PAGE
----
Hecate is the goddess of magic and witchcraft in ancient Greek mythology. The goddess of magic is often depicted as accompanied by dogs, holding a fiery torch and sword. According to the legend, necromantic rituals are often performed to evoke her, and she is said to appear as a snake-haired demoness accompanied by black dogs. In several other depictions, the triple goddess is shown to carry around torches, whips, a dagger, and a key – demonstrating that she is the guiding light to those in the underworld. The triple goddess is believed to rule the Heavens, Earth, and the Underworld and is often associated with witchcraft, sorcery, necromancy, and the dark cycle of the Moon. She represents the dark sides present in all of us that are often repressed and feared.

The most popular myth about Hecate’s origin is found in the 8th century BC literature Hesiod’s Theogony. According to the literature, Hecate is the only daughter of Asteria and Perses. Soon after her birth, the Greek deity Zeus bestowed upon her the greatest honor of dominion on Earth, Heaven, and the Underworld. However, according to Greek Mythology, the Underworld predominantly represents the depths of the human mind. According to the literature, Hecate had powers to grant wishes, increase wealth, give power and authority, give victory in battles, to force revenge on unfaithful lovers. Hecate is also believed to have knowledge of the medicinal properties of plants and herbs. According to mythology, there is also a strong sexual component to Hecate. Her sexual power is associated with the moon cycles, which is similar to the mensural cycle in women.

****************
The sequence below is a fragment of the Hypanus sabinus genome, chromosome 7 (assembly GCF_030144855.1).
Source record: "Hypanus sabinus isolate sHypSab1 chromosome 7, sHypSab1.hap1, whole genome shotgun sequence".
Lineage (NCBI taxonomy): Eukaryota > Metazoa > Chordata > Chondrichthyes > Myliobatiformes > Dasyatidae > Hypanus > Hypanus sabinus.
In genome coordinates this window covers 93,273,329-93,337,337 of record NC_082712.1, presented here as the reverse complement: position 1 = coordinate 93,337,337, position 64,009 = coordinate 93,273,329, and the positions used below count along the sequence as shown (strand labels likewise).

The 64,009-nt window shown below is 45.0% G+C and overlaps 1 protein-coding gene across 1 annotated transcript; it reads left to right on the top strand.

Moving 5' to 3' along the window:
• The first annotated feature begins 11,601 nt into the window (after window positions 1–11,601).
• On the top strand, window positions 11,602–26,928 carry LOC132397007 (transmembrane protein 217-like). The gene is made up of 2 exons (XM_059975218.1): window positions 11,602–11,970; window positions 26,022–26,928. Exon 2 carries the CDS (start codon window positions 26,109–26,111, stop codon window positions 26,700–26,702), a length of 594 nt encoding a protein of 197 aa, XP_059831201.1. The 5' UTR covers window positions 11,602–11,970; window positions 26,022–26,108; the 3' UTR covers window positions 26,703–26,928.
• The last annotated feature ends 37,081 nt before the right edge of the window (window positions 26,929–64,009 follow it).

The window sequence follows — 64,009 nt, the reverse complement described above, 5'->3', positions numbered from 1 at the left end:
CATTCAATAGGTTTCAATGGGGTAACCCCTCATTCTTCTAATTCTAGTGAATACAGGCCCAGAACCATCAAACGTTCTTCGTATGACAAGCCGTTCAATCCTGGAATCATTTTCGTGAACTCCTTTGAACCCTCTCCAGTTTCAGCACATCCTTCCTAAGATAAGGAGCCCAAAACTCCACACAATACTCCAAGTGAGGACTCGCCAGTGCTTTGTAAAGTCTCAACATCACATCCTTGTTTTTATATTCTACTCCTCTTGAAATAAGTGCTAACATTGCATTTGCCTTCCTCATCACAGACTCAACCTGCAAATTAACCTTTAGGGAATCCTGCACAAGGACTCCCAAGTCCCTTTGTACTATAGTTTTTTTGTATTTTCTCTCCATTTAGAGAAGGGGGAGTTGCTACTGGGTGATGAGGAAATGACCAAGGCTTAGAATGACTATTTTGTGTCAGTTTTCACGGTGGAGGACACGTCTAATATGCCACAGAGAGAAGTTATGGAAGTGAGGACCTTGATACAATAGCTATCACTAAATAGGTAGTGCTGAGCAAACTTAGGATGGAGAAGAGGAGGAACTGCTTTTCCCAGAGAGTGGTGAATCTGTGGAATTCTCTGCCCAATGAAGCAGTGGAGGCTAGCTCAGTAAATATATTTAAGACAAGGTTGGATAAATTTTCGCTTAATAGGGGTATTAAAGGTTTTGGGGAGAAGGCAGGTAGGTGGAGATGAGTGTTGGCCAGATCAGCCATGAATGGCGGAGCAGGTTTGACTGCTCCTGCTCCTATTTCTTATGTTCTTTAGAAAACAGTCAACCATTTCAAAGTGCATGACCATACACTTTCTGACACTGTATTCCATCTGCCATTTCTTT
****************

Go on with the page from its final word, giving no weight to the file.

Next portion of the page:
In ancient practices of witchcraft and sorcery, Hecate was evoked in rituals performed in places where three roads meet – as she is the goddess of crossroads. It was also customary to place her images in front of doors or where paths intersect. Hecate was known to be celebrated every New Moon as she is the ruler of the night. Rituals for the goddess of magic can also be performed during the waning cycles of the Moon. In ritualist practices, there are generally three kinds of evocation- evocation with or without an image and evocation with the use of occult symbols. However, working with symbols is potentially more powerful than other forms of rites. Rites performed to evoke Hecate are often known to use specific sigils, black colored lamps, fragrances of violets and orchids that represent the night, and offerings such as bread or eggs in sets of three.

Hecate, like many other goddesses in Greek mythology, has two distinctly different aspects. This duality symbolizes the darker and lighter parts of ourselves. The darker aspect of Hecate corresponds to the power of destruction and transformation, while her lighter side represents the power of healing and creation. Hecate encourages us to accept the duality of the human psyche and balance it rather than fearing and repressing any one facet of ourselves. Another way of looking at the myth of Hecate is to associate her with the two distinct depths of the human mind- the conscious and unconscious. An improper balance of these two aspects can be detrimental; those who are not mindful of their unconsciousness are their slaves, and those who are not in touch with their conscious mind lose their sanity.